Appellant, William Paul White, appeals his conviction for murder and sentence of life imprisonment, alleging that his in-custody statement was not voluntarily made, that the evidence was insufficient to support the verdict, and other errors.
1. After a Jackson-Denno hearing the trial court ruled that appellant's statement was voluntarily made, and this determination by the trial court will be accepted unless it is shown to be clearly erroneous. Pierce v. State, 235 Ga. 237 (219 SE2d 158) (1975)
. Before an in-custody statement may be introduced as evidence the state is required to show by a preponderance of the evidence that the statement was freely and voluntarily given. Lego v. Twomey, 404 U. S. 477 (92 SC 619, 30 LE2d 618) (1972); High v. State, 233 Ga. 153 (210 SE2d 673) (1974)
. This standard was clearly met by the evidence presented in this case, and appellant's claim that his statement was involuntary is without merit.
2. We have carefully reviewed the evidence and find it sufficient to support the verdict.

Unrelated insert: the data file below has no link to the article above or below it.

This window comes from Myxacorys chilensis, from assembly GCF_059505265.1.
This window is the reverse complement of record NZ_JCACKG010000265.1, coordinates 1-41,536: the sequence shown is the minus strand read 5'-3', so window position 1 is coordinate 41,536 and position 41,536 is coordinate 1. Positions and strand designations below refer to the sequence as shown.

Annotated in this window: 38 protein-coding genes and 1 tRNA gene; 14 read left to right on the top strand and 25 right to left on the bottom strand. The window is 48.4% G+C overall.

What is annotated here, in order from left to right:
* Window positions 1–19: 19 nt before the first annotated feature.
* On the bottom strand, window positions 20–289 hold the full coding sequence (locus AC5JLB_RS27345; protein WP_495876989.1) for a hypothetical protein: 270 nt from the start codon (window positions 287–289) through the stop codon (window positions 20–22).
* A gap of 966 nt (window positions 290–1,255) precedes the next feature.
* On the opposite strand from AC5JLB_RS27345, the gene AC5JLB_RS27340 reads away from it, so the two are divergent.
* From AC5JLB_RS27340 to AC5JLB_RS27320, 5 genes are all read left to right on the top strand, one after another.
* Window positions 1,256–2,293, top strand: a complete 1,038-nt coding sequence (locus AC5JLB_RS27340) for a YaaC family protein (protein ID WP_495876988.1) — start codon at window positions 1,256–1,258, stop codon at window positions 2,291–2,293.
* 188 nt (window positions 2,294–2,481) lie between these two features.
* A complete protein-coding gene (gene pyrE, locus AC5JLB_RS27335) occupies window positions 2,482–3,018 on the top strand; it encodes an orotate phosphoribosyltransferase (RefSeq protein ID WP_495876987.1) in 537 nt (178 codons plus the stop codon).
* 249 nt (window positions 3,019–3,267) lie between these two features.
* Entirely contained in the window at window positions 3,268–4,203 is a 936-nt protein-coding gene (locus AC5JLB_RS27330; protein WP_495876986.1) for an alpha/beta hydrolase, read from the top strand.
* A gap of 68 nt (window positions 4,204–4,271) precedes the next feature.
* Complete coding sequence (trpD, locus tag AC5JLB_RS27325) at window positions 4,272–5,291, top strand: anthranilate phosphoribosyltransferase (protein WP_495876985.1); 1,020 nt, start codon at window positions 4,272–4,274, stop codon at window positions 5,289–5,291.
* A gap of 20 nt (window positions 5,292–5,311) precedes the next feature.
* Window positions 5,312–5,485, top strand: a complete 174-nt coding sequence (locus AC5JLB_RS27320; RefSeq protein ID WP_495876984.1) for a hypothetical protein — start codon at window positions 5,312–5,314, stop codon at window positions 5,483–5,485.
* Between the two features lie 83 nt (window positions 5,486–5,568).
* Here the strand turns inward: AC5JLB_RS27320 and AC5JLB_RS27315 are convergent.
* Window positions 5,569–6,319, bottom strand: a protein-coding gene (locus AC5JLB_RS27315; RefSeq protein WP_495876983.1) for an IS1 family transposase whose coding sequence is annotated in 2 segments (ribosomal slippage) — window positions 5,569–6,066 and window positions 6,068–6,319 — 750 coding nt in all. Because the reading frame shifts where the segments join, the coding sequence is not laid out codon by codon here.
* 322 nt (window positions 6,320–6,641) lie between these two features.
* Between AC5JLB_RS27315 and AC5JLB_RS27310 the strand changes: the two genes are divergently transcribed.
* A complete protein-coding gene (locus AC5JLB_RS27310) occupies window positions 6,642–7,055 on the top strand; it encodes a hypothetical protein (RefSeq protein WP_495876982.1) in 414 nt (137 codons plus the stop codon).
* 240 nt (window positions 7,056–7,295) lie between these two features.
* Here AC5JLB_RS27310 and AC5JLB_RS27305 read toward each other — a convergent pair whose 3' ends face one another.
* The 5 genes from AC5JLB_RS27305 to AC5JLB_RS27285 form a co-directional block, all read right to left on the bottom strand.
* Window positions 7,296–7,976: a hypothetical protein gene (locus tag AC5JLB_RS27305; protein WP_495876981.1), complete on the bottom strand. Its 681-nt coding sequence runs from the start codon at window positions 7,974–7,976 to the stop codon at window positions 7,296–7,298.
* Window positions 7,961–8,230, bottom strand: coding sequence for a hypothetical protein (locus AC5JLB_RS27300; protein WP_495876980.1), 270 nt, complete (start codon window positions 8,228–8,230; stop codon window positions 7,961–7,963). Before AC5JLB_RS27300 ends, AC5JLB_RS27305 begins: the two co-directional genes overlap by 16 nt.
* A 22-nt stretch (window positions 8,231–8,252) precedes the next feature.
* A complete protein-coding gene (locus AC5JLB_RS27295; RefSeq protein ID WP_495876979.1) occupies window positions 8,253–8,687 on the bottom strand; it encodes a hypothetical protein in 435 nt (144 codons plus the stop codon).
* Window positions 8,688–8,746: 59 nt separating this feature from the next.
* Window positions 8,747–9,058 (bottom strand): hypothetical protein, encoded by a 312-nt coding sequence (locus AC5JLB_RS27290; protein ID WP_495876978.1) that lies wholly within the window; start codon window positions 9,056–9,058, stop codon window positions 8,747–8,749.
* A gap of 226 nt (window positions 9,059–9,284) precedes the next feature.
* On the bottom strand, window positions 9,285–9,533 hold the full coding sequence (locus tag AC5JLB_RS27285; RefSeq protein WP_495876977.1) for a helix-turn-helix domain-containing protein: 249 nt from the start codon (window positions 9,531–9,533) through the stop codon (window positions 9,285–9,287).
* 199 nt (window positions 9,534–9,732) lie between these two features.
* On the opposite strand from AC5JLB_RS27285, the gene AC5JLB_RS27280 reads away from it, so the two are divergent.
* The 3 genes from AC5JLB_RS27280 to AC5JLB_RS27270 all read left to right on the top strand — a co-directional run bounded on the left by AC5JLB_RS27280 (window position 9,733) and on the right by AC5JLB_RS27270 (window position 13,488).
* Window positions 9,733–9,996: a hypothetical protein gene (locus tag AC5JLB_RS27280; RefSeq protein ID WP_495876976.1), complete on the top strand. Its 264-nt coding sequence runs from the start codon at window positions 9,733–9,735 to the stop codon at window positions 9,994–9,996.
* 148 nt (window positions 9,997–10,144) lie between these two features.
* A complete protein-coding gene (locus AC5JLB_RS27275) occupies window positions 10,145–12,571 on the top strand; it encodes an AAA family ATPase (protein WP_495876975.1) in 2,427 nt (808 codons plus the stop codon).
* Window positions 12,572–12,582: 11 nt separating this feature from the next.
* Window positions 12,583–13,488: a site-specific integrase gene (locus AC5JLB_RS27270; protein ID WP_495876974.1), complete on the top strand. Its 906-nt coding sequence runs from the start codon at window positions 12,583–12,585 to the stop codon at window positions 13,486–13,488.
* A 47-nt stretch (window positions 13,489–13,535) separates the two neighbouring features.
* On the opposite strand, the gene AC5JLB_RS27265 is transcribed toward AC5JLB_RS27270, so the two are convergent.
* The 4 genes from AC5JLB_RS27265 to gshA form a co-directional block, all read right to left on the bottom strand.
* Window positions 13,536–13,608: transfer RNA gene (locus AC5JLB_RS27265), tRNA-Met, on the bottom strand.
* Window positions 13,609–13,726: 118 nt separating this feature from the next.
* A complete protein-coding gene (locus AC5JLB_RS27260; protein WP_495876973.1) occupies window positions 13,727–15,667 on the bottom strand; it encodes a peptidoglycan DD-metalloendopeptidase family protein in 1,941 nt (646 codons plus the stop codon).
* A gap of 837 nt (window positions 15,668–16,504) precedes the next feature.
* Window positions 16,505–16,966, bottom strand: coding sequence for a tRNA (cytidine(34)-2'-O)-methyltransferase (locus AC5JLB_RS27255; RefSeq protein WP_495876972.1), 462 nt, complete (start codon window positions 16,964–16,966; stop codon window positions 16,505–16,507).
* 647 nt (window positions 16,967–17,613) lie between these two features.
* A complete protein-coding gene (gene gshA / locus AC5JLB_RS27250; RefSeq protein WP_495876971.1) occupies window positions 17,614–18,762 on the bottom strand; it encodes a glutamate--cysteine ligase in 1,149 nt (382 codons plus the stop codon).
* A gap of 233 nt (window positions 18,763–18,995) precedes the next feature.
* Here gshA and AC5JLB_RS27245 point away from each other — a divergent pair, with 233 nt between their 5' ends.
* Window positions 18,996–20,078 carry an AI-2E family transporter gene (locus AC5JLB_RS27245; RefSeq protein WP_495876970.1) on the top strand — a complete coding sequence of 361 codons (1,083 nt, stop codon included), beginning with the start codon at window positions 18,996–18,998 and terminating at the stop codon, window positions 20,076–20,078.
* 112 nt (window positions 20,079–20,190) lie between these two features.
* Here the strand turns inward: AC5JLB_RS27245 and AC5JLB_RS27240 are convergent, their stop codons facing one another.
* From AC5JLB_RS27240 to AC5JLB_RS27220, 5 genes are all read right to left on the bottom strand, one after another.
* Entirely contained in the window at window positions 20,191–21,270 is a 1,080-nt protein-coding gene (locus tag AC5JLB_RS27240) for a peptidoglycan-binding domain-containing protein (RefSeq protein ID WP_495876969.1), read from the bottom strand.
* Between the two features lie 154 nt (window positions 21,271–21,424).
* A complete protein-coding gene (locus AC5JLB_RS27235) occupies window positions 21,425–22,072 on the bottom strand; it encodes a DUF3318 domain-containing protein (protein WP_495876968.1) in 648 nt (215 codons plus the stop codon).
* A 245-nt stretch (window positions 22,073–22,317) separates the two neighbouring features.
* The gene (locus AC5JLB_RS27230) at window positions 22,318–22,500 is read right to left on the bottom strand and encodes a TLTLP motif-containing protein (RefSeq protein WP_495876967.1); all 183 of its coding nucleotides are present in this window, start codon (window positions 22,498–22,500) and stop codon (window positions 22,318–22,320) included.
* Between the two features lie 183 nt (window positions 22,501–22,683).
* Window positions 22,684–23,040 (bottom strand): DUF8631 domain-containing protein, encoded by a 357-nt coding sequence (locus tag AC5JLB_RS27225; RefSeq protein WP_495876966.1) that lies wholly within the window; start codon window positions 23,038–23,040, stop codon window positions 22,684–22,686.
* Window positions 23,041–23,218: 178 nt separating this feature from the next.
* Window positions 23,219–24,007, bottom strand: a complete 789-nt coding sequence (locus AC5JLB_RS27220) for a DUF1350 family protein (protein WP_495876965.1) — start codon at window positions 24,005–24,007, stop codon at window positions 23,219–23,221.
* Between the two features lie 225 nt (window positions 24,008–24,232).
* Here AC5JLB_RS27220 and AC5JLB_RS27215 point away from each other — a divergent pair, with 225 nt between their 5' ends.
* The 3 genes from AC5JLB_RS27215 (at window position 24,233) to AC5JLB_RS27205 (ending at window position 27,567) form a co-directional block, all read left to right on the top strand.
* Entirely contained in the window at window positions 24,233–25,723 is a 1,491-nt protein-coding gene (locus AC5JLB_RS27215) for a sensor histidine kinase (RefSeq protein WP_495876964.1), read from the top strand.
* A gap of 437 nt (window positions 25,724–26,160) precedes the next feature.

3. It was not error for the trial court to allow into evidence several photographs of the victim's body, over the objection that the photographs were of no probative value and were calculated merely to inflame the passions and prejudices of the jury.
4. Appellant objected to testimony relating to previous incidents of animosity between the appellant and victim on the ground that it was not relevant to any issue in the case. A trial court does not err in admitting evidence of a previous difficulty between a defendant and victim which illustrates the state of feeling between them. Evans v. State, 227 Ga. 571 (181 SE2d 845) (1971)
5. The complained portion of the prosecutor's closing argument was a comment on the appellant's failure to produce evidence, not a prohibited comment on the appellant's failure to testify. Wood v. State, 234 Ga. 758 (218 SE2d 47) (1975)
; Dorsey v. State, 204 Ga. 345 (3) (49 SE2d 886) (1948)
Further, after making his objection, appellant's counsel requested that the court not take the precautionary step of charging the jury that it should draw no adverse inference from appellant's failure to testify.
6. The trial court correctly charged on lesser included offenses, but chose to use its own standard charge rather than appellant's requested charge. It is not error for a trial court to refuse to instruct the jury in the exact language of a request. White v. State, 230 Ga. 327
, 339 (196 SE2d 849
Lewis R. Slaton, District Attorney, R. David Petersen, Assistant District Attorney, Arthur K. Bolton, Attorney General, for appellee.